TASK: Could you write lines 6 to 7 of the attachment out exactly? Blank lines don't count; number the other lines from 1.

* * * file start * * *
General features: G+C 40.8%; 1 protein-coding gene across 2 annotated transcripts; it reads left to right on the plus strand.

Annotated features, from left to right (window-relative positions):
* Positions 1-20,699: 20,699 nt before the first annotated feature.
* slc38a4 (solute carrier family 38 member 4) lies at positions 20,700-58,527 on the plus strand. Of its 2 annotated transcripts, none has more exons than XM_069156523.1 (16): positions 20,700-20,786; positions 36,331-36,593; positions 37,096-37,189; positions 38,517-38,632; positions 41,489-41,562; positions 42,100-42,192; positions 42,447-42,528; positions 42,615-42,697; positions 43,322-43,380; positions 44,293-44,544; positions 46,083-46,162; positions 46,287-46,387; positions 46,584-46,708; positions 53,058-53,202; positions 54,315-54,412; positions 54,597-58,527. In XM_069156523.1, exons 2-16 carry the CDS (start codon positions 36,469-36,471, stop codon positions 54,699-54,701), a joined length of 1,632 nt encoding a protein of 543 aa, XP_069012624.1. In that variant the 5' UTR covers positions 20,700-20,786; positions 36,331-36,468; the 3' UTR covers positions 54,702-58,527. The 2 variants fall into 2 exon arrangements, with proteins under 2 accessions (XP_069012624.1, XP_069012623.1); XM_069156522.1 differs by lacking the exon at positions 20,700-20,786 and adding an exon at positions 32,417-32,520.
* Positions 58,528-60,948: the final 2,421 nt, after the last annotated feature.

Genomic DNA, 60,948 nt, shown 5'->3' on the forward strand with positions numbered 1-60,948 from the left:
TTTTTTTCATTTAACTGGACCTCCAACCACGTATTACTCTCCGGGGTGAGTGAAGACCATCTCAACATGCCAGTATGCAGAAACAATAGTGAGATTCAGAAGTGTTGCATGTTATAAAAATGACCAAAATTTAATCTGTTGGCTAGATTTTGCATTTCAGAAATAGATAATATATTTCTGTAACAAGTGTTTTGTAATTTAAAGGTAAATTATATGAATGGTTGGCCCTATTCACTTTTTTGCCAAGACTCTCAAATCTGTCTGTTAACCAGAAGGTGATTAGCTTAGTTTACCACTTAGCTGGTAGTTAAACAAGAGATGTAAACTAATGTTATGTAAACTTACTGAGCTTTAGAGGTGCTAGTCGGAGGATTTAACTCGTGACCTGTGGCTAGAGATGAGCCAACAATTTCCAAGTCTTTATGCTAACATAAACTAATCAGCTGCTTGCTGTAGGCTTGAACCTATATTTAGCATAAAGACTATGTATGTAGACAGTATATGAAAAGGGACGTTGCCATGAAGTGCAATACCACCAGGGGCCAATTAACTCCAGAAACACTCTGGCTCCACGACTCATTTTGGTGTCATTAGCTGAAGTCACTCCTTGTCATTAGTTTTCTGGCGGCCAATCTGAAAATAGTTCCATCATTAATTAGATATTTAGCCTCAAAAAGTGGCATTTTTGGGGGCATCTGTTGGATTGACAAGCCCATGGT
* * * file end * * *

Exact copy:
Genomic DNA, 60,948 nt, shown 5'->3' on the forward strand with positions numbered 1-60,948 from the left:
TTTTTTTCATTTAACTGGACCTCCAACCACGTATTACTCTCCGGGGTGAGTGAAGACCATCTCAACATGCCAGTATGCAGAAACAATAGTGAGATTCAGAAGTGTTGCATGTTATAAAAATGACCAAAATTTAATCTGTTGGCTAGATTTTGCATTTCAGAAATAGATAATATATTTCTGTAACAAGTGTTTTGTAATTTAAAGGTAAATTATATGAATGGTTGGCCCTATTCACTTTTTTGCCAAGACTCTCAAATCTGTCTGTTAACCAGAAGGTGATTAGCTTAGTTTACCACTTAGCTGGTAGTTAAACAAGAGATGTAAACTAATGTTATGTAAACTTACTGAGCTTTAGAGGTGCTAGTCGGAGGATTTAACTCGTGACCTGTGGCTAGAGATGAGCCAACAATTTCCAAGTCTTTATGCTAACATAAACTAATCAGCTGCTTGCTGTAGGCTTGAACCTATATTTAGCATAAAGACTATGTATGTAGACAGTATATGAAAAGGGACGTTGCCATGAAGTGCAATACCACCAGGGGCCAATTAACTCCAGAAACACTCTGGCTCCACGACTCATTTTGGTGTCATTAGCTGAAGTCACTCCTTGTCATTAGTTTTCTGGCGGCCAATCTGAAAATAGTTCCATCATTAATTAGATATTTAGCCTCAAAAAGTGGCATTTTTGGGGGCATCTGTTGGATTGACAAGCCCATGGT